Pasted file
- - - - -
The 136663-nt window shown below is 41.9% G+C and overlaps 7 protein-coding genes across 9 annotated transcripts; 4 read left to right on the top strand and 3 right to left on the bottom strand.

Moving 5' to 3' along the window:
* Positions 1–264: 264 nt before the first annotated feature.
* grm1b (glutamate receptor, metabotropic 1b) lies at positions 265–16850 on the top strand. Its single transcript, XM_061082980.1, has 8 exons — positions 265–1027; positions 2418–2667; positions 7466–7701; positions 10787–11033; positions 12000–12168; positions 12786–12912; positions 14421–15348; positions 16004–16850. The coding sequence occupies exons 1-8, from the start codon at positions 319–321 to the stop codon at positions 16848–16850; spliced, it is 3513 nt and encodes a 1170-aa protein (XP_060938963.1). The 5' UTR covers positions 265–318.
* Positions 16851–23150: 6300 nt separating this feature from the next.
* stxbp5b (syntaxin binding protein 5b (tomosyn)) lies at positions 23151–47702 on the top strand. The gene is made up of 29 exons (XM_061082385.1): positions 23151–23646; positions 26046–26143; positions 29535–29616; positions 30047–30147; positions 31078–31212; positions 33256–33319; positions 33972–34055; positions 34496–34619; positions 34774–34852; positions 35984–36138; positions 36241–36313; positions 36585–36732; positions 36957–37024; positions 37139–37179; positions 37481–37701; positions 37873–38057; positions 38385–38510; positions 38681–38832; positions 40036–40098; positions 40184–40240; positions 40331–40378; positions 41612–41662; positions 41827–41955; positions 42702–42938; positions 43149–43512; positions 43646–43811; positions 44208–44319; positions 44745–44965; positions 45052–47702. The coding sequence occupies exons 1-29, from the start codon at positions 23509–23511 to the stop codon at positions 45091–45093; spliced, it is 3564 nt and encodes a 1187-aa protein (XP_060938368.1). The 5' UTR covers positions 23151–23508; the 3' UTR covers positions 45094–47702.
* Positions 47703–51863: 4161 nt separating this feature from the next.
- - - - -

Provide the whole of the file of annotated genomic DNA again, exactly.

The 136663-nt window shown below is 41.9% G+C and overlaps 7 protein-coding genes across 9 annotated transcripts; 4 read left to right on the top strand and 3 right to left on the bottom strand.

Moving 5' to 3' along the window:
* Positions 1–264: 264 nt before the first annotated feature.
* grm1b (glutamate receptor, metabotropic 1b) lies at positions 265–16850 on the top strand. Its single transcript, XM_061082980.1, has 8 exons — positions 265–1027; positions 2418–2667; positions 7466–7701; positions 10787–11033; positions 12000–12168; positions 12786–12912; positions 14421–15348; positions 16004–16850. The coding sequence occupies exons 1-8, from the start codon at positions 319–321 to the stop codon at positions 16848–16850; spliced, it is 3513 nt and encodes a 1170-aa protein (XP_060938963.1). The 5' UTR covers positions 265–318.
* Positions 16851–23150: 6300 nt separating this feature from the next.
* stxbp5b (syntaxin binding protein 5b (tomosyn)) lies at positions 23151–47702 on the top strand. The gene is made up of 29 exons (XM_061082385.1): positions 23151–23646; positions 26046–26143; positions 29535–29616; positions 30047–30147; positions 31078–31212; positions 33256–33319; positions 33972–34055; positions 34496–34619; positions 34774–34852; positions 35984–36138; positions 36241–36313; positions 36585–36732; positions 36957–37024; positions 37139–37179; positions 37481–37701; positions 37873–38057; positions 38385–38510; positions 38681–38832; positions 40036–40098; positions 40184–40240; positions 40331–40378; positions 41612–41662; positions 41827–41955; positions 42702–42938; positions 43149–43512; positions 43646–43811; positions 44208–44319; positions 44745–44965; positions 45052–47702. The coding sequence occupies exons 1-29, from the start codon at positions 23509–23511 to the stop codon at positions 45091–45093; spliced, it is 3564 nt and encodes a 1187-aa protein (XP_060938368.1). The 5' UTR covers positions 23151–23508; the 3' UTR covers positions 45094–47702.
* Positions 47703–51863: 4161 nt separating this feature from the next.